Mark Lemke is today’s guest blogger. Today is Mark’s last day with Mission Outdoors. Mark has worked for six months at the Sierra Club as part of the highly prestigious Apprenticeship program. He was one of nine apprentices nationwide and selected from a pool of 300 applicants this past year. In early 2012, the Sierra Club will be publishing a white paper authored by Mark Lemke about the possibilities of outdoor recreation as a large piece of the solution in helping military families and veterans cope with the stresses of 10 years at war. Thanks for all your hard work Mark! You'll be missed!
The time I spent at the Sierra Club I always felt there was some kind of stigma about veterans and the environmental or outdoor movement. The reason I felt it is because it does exist. Veterans are associated with social and political beliefs that do not always align with the environmental movement and vice versa. I am not sure if this is due to ignorance, but I know that I certainly fit into this stereotype myself. Like Bob Dylan once sang though, “Times are a changing”.
The reality is, both sides have a lot in common. We’re all fighting for our land. Sierra Club forced me in some kind of subconscious way to face my veteran background. I had both an internal and an external struggle here. What I felt on the inside about being a veteran, getting outside, and the environmental movement, was very different than the external pressures I heard from fellow service members and non-veteran colleagues. In college I felt that I could not be both a veteran, and an environmental, or even an outdoor recreation activist. I thought the two couldn’t coexist, but I was happily proved wrong.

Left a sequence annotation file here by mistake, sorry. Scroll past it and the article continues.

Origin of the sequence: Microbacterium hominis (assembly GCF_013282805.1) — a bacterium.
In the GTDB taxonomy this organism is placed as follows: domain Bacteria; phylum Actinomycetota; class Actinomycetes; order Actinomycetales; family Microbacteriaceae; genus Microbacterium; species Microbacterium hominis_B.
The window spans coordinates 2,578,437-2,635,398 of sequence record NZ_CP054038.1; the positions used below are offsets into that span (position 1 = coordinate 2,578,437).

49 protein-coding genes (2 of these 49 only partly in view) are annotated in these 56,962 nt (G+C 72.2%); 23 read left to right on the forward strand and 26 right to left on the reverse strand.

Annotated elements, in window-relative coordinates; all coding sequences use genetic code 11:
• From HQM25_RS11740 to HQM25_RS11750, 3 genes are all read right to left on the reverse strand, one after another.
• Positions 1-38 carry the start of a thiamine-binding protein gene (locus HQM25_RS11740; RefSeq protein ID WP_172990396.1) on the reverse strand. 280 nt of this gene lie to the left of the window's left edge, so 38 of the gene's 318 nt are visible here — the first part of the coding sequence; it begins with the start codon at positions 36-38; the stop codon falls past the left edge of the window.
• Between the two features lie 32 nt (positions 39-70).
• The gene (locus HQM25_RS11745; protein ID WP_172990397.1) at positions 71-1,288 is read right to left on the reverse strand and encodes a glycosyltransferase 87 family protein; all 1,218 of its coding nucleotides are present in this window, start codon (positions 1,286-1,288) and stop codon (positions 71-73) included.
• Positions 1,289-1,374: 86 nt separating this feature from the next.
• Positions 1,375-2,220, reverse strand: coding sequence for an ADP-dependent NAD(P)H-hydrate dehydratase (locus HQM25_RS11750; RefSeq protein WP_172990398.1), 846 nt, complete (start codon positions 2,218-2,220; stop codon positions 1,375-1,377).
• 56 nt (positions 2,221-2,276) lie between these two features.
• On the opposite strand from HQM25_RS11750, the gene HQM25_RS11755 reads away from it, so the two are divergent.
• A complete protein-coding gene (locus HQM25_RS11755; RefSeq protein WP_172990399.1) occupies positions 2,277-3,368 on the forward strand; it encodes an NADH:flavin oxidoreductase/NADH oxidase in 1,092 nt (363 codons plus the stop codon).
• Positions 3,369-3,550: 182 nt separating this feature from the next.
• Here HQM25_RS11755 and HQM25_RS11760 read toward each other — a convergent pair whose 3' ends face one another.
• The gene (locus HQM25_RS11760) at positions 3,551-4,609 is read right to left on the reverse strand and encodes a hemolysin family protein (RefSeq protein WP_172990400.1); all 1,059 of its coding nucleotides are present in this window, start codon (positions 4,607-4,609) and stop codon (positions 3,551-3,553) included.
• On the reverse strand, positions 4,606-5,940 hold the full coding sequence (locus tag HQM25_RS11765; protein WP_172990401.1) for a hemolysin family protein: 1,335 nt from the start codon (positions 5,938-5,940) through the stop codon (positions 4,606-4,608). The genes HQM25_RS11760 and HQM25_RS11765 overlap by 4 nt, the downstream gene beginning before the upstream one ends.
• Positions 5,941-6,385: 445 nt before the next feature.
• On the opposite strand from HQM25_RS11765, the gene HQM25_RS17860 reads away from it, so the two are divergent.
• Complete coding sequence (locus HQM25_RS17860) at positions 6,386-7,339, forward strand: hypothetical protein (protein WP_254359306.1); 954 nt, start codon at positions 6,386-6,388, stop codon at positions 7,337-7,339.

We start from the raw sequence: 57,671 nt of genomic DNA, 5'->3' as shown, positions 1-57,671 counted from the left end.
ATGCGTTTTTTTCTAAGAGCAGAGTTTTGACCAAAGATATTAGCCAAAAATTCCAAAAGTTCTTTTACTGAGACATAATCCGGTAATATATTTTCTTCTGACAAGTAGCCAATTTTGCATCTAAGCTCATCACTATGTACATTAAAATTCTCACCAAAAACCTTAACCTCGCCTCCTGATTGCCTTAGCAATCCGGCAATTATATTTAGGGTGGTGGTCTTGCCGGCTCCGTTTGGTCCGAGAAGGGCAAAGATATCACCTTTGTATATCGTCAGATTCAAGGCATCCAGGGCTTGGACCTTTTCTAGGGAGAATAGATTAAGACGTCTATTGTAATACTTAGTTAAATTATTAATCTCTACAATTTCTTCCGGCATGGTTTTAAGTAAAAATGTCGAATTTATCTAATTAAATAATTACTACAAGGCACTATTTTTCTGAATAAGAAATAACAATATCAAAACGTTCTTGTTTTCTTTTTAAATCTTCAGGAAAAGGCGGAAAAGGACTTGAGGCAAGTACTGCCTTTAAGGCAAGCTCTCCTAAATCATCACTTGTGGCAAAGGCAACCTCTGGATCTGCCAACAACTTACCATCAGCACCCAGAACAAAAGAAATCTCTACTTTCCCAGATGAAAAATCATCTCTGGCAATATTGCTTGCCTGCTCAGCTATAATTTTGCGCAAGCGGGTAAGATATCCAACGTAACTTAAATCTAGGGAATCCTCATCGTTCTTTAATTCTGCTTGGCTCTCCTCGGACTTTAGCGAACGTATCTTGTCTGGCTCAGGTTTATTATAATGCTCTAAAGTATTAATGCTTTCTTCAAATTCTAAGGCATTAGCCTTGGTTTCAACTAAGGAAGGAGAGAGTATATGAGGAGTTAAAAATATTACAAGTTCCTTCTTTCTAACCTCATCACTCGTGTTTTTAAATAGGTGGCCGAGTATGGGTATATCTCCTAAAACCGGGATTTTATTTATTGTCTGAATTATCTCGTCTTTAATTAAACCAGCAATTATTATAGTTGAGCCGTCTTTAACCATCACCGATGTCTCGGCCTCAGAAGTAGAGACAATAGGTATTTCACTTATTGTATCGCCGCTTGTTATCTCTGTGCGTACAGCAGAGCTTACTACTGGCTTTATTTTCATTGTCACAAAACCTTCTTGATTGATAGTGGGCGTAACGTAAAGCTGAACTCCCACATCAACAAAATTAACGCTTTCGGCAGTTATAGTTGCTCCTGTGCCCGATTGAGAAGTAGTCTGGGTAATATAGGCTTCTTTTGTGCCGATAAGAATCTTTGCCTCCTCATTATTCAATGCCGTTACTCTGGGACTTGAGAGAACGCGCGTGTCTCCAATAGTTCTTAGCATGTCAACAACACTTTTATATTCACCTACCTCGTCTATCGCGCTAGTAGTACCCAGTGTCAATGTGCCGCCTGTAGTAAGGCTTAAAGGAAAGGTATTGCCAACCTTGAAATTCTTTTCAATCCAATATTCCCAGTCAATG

I like to think of myself as the breaker of stereotypes and I think that The Sierra Club Mission Outdoors: Military Family and Veterans Initiative does this as well. I’ve always had the internal struggle of what it means to be a veteran in today’s society. I did not intend on ‘being a veteran’. As such, I did not pay attention to the external pressures. I tried to justify to people why veterans need to be a major part of the environmental movement, but I could never really form a concrete argument. The key element to the puzzle was the external pressure. At the Sierra Club I received external pressure from other Sierra Club veterans and employees. It helped me to see the whole picture.
People today do not view veterans today as they did Vietnam veterans. There was no intervention from American society to help these men and women when they returned from war. They were simply forgotten. Veterans returning from Iraq and Afghanistan are targeted for help and rehabilitation, yet veterans are still suffering and much of the help is cosmetic in nature; kind gestures, with little substance to offer real hopes of integration or healing. The major piece of the puzzle that is still missing on a grand scale is nature and outdoor recreation. What better medium than the outdoor world to bring together veterans and non-veterans to work individually or corporately on the issue at hand?
We, as veterans, fought for clean air and clean water, and those are just as much part of our benefits as anything!